Climate scientists said on April 26, 2012 that particulate pollution – that is, pollution made up of small particles suspended in the air – masked warming over the eastern United States during the 20th century. Lead author of the study Eric Leibensperger said in a press release from Harvard:
What we’ve shown is that particulate pollution over the eastern United States has delayed the warming that we would expect to see from increasing greenhouse gases.
Scientists at the Harvard School of Engineering and Applied Science in Cambridge, Massachusetts published this research in the journal Atmospheric Chemistry and Physics. From 1906 to 2005, these scientists say, mean temperatures have risen by approximately 0.8 degrees Celsius over Earth as a whole. But, during the period 1930–1990, temperatures decreased by as much as 1 degree Celsius in the eastern United States.
Meanwhile, U.S. particulate pollution peaked in 1980 and has since been reduced by about half, due to legislation such as the Clean Air Act (1970) and modifications designed to strengthen the Clean Air Act (1990). Prior to this legislation, according to this science team:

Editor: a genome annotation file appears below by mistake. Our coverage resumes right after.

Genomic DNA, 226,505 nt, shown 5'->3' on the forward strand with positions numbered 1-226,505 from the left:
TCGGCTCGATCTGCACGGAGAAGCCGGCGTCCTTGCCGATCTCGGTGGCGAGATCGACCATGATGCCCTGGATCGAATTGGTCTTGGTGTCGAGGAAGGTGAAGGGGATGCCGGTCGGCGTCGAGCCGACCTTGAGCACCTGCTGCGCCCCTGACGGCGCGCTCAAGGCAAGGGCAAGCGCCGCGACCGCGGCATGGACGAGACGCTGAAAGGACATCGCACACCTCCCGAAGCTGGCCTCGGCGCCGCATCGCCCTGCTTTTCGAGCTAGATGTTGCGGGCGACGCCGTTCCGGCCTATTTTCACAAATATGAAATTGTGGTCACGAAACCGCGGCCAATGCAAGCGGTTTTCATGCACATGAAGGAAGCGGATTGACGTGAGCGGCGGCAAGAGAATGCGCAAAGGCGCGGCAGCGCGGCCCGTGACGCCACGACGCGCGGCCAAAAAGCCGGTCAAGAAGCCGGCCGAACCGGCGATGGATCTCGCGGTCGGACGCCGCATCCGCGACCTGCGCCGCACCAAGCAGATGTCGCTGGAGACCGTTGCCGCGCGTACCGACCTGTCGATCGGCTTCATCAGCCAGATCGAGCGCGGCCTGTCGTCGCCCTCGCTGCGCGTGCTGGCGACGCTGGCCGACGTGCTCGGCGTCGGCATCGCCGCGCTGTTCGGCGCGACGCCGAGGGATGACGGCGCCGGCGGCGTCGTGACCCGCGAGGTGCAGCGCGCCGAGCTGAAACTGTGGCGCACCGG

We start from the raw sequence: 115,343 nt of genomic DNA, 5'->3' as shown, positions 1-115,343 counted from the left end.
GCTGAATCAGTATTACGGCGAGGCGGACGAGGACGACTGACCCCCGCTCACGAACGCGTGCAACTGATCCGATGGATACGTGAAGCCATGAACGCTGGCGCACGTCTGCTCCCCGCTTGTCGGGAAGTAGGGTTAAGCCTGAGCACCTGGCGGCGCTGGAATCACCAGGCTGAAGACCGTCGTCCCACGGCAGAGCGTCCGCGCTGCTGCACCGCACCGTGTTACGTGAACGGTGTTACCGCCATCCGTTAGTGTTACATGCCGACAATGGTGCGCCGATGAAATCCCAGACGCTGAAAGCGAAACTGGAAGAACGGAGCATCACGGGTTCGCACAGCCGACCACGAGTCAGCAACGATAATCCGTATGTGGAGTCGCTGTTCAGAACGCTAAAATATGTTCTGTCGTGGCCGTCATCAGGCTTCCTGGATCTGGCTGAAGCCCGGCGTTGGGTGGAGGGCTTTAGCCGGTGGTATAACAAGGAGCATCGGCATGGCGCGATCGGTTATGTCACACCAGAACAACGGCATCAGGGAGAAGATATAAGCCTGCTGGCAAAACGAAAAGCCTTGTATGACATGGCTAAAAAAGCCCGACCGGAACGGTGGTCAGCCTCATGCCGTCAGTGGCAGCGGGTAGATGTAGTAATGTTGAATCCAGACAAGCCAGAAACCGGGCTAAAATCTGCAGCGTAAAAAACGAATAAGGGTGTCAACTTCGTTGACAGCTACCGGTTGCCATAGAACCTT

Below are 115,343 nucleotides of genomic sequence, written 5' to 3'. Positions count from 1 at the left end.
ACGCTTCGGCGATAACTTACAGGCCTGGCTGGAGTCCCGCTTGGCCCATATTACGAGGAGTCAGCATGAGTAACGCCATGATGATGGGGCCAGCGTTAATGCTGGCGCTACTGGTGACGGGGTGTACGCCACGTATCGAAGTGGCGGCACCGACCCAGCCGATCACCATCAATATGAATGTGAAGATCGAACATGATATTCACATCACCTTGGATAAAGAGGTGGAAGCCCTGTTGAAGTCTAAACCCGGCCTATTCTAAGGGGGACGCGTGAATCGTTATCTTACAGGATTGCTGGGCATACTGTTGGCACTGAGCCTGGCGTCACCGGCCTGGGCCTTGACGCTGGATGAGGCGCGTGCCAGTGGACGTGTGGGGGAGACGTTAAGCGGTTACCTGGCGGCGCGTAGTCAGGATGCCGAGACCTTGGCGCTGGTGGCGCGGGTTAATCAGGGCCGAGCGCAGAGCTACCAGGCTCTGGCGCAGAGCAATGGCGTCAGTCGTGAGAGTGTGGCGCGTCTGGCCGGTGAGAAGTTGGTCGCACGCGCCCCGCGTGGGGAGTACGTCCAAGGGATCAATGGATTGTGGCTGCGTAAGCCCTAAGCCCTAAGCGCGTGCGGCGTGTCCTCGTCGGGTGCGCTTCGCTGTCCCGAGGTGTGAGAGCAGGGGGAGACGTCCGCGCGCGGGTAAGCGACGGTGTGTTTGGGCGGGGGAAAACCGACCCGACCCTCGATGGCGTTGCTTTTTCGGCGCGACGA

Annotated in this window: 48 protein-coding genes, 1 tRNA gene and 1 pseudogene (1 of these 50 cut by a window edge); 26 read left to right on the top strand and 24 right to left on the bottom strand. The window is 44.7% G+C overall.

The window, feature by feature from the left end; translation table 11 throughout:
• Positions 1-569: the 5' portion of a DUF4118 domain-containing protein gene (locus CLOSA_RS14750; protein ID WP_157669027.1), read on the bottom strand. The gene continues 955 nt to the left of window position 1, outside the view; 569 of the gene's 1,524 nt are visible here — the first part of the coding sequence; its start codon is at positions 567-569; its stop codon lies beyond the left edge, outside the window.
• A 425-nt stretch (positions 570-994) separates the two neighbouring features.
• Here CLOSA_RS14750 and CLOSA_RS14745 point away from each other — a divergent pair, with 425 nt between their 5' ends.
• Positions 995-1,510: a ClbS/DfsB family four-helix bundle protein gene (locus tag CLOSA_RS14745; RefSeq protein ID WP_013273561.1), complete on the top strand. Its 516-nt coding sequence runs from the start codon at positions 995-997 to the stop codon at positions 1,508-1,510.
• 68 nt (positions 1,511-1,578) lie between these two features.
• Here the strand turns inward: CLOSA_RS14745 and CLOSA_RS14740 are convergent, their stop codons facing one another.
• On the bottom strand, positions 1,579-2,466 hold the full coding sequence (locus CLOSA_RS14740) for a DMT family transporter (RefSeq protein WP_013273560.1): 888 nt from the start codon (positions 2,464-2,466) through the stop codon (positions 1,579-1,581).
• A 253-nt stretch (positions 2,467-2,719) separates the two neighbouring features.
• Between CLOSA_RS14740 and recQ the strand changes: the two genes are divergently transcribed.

… particulate pollution hung thick over the central and eastern states. Most of these particles in the atmosphere were made of sulfate, originating as sulfur emissions from coal-fired power plants.
By 2010, as pollution in the U.S. decreased, the average cooling effect over the East had fallen to just 0.3 degrees Celsius.
They explained that particulate pollution has a reverse effect to that of greenhouse gases such as carbon dioxide and methane. While greenhouses gases warm the Earth’s surface, particulate pollution of the type studied here can cause cooling on regional scales.
Bottom line: On April 26, 2012, climate scientists from Harvard announced that particulate pollution suspended in the air over the eastern United States, mainly from coal-fired power plants, masked warming over this region during the 20th century. They referred to this masking as a “warming hole.” They said legislation passed to reduce this type of pollution was successful, so that now the U.S. is coming into line with warming on other parts of Earth’s globe.
Deborah Byrd created the EarthSky radio series in 1991 and EarthSky.org in 1994. Today, she serves as Editor-in-Chief of this website. She has won a galaxy of awards from the broadcasting and science communities, including having an asteroid named 3505 Byrd in her honor. A science communicator and educator since 1976, Byrd believes in science as a force for good in the world and a vital tool for the 21st century. "Being an EarthSky editor is like hosting a big global party for cool nature-lovers," she says.